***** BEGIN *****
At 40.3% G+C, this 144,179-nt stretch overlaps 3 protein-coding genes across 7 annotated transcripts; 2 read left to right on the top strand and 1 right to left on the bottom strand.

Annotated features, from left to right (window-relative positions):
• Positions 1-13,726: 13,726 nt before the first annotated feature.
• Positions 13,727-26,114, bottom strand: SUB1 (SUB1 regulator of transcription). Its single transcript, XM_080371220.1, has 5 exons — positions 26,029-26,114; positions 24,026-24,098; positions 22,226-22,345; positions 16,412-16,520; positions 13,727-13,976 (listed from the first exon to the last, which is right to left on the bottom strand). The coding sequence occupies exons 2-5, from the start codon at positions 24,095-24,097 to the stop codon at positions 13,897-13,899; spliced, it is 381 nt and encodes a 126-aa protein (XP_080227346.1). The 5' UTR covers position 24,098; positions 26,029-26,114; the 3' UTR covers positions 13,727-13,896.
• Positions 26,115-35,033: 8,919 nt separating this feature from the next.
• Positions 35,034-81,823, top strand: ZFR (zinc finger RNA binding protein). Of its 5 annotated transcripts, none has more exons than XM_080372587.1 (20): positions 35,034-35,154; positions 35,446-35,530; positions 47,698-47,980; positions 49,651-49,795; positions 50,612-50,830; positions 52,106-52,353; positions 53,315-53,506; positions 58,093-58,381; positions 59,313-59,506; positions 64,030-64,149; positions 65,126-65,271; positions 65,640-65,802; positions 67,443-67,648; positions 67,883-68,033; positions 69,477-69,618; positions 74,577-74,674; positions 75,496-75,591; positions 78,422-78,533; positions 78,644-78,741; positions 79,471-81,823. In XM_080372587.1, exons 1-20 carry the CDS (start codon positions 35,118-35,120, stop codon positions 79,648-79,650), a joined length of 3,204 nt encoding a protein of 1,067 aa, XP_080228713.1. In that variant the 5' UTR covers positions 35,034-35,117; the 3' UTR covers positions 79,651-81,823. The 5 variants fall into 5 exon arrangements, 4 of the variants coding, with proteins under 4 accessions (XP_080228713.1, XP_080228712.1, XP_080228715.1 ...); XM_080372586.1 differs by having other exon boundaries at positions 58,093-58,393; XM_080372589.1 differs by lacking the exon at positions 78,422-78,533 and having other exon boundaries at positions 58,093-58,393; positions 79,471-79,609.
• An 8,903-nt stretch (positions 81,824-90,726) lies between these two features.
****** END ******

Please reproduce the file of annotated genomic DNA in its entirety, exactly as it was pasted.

At 40.3% G+C, this 144,179-nt stretch overlaps 3 protein-coding genes across 7 annotated transcripts; 2 read left to right on the top strand and 1 right to left on the bottom strand.

Annotated features, from left to right (window-relative positions):
• Positions 1-13,726: 13,726 nt before the first annotated feature.
• Positions 13,727-26,114, bottom strand: SUB1 (SUB1 regulator of transcription). Its single transcript, XM_080371220.1, has 5 exons — positions 26,029-26,114; positions 24,026-24,098; positions 22,226-22,345; positions 16,412-16,520; positions 13,727-13,976 (listed from the first exon to the last, which is right to left on the bottom strand). The coding sequence occupies exons 2-5, from the start codon at positions 24,095-24,097 to the stop codon at positions 13,897-13,899; spliced, it is 381 nt and encodes a 126-aa protein (XP_080227346.1). The 5' UTR covers position 24,098; positions 26,029-26,114; the 3' UTR covers positions 13,727-13,896.
• Positions 26,115-35,033: 8,919 nt separating this feature from the next.
• Positions 35,034-81,823, top strand: ZFR (zinc finger RNA binding protein). Of its 5 annotated transcripts, none has more exons than XM_080372587.1 (20): positions 35,034-35,154; positions 35,446-35,530; positions 47,698-47,980; positions 49,651-49,795; positions 50,612-50,830; positions 52,106-52,353; positions 53,315-53,506; positions 58,093-58,381; positions 59,313-59,506; positions 64,030-64,149; positions 65,126-65,271; positions 65,640-65,802; positions 67,443-67,648; positions 67,883-68,033; positions 69,477-69,618; positions 74,577-74,674; positions 75,496-75,591; positions 78,422-78,533; positions 78,644-78,741; positions 79,471-81,823. In XM_080372587.1, exons 1-20 carry the CDS (start codon positions 35,118-35,120, stop codon positions 79,648-79,650), a joined length of 3,204 nt encoding a protein of 1,067 aa, XP_080228713.1. In that variant the 5' UTR covers positions 35,034-35,117; the 3' UTR covers positions 79,651-81,823. The 5 variants fall into 5 exon arrangements, 4 of the variants coding, with proteins under 4 accessions (XP_080228713.1, XP_080228712.1, XP_080228715.1 ...); XM_080372586.1 differs by having other exon boundaries at positions 58,093-58,393; XM_080372589.1 differs by lacking the exon at positions 78,422-78,533 and having other exon boundaries at positions 58,093-58,393; positions 79,471-79,609.
• An 8,903-nt stretch (positions 81,824-90,726) lies between these two features.